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Siblings from Lynbrook shining on the wrestling mat


Liam and Ally Fitzgerald have continued to make an impact on the wrestling mat, even after the school season ended for Lynbrook.

Ally recently made history by winning the inaugural Girls High School Division tournament at the 30th annual National High School Coaches Association Nationals in Virginia Beach. It was the first time in the history of the tournament that there was a girls’ division.

“I felt both relieved and happy all my hard work and dedication paid off,” Ally said. “I have always attributed my success in wrestling to my coaches.”

Ally, 16, is going into her junior year at Lynbrook High School. And in 2017, she became the first female in history to win a title at a sanctioned wresting tournament on Long Island.

She lauded Hilary Becker of the Lynbrook Titans Wrestling Program for supporting her and providing her an opportunity to thrive in the sport that she loves. She also praised Sensei Nardu Debrah of Budokan Martial Arts in Lynbrook for “giving me a foundation in grappling and some of the best memories of my life.” She said Debrah taught her about hard work, dedicaion and perseverance.

Liam recently took first place for the 97 pound weight class division at the 2019 New York USA Wrestling Youth State Championships. “It feels really great to win,” Liam said, “and I attribute my success to my coaches pushing me and training with great partners.”

Liam, 13, is going into his freshman year at the high school.

Ally said the most difficult aspect of winning her tournament was adapting her style each round to counter her opponents. She described the event as “one of the most difficult and prestigious national wrestling tournaments.” Ally wrestled five matches before making it to the final round and becoming the first female winner in the event’s history. She competed at 122 pounds and there were more than 20 girls in her bracket and over 2,000 competitors — male and female — at the event.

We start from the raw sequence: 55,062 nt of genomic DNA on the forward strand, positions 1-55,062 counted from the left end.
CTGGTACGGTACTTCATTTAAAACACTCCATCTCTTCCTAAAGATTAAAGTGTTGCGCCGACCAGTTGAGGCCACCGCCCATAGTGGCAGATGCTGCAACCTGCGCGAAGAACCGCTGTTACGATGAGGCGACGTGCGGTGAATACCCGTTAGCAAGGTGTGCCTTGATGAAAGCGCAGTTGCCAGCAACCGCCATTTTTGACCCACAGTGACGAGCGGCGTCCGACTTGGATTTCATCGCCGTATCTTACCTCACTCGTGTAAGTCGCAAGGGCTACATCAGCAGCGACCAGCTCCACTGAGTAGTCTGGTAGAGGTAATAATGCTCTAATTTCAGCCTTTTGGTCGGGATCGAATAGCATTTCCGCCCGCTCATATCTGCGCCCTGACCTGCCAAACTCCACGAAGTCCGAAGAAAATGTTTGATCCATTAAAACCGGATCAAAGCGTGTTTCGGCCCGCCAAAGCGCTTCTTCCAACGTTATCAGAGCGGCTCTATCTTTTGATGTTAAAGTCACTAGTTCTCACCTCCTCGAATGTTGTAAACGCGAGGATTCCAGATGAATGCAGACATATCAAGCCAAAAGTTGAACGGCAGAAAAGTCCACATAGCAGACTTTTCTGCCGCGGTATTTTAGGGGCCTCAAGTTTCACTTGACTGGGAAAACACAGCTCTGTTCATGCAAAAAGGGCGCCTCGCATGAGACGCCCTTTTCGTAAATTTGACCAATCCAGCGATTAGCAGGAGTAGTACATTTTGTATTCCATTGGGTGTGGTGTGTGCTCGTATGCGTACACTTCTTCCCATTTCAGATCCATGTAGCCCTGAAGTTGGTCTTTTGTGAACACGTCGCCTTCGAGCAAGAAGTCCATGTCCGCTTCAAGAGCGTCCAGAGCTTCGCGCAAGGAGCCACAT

She said her future aspirations were to continue wrestling in college and that she hoped to represent the U.S. at the Olympics one day.

Liam said his daily training was the most difficult aspect of the tournament because he went up against wrestlers he previously lost to in state qualifying matches. He went on to notch four victories en route to first place.

“My aspirations in the future are to wrestle in high school on varsity with my sister,” he said, “and to receive a scholarship to wrestle in college.”

Becker said he was impressed to see their success. “It’s so great to see Ally and Liam continue to shine in their wresting careers even after the season is over,” he said. “This kind of dedication is rare and we’re extremely proud of them. I’m sure they will have more accolades to come in the sport of wrestling, and we are excited to see what the future holds for them.”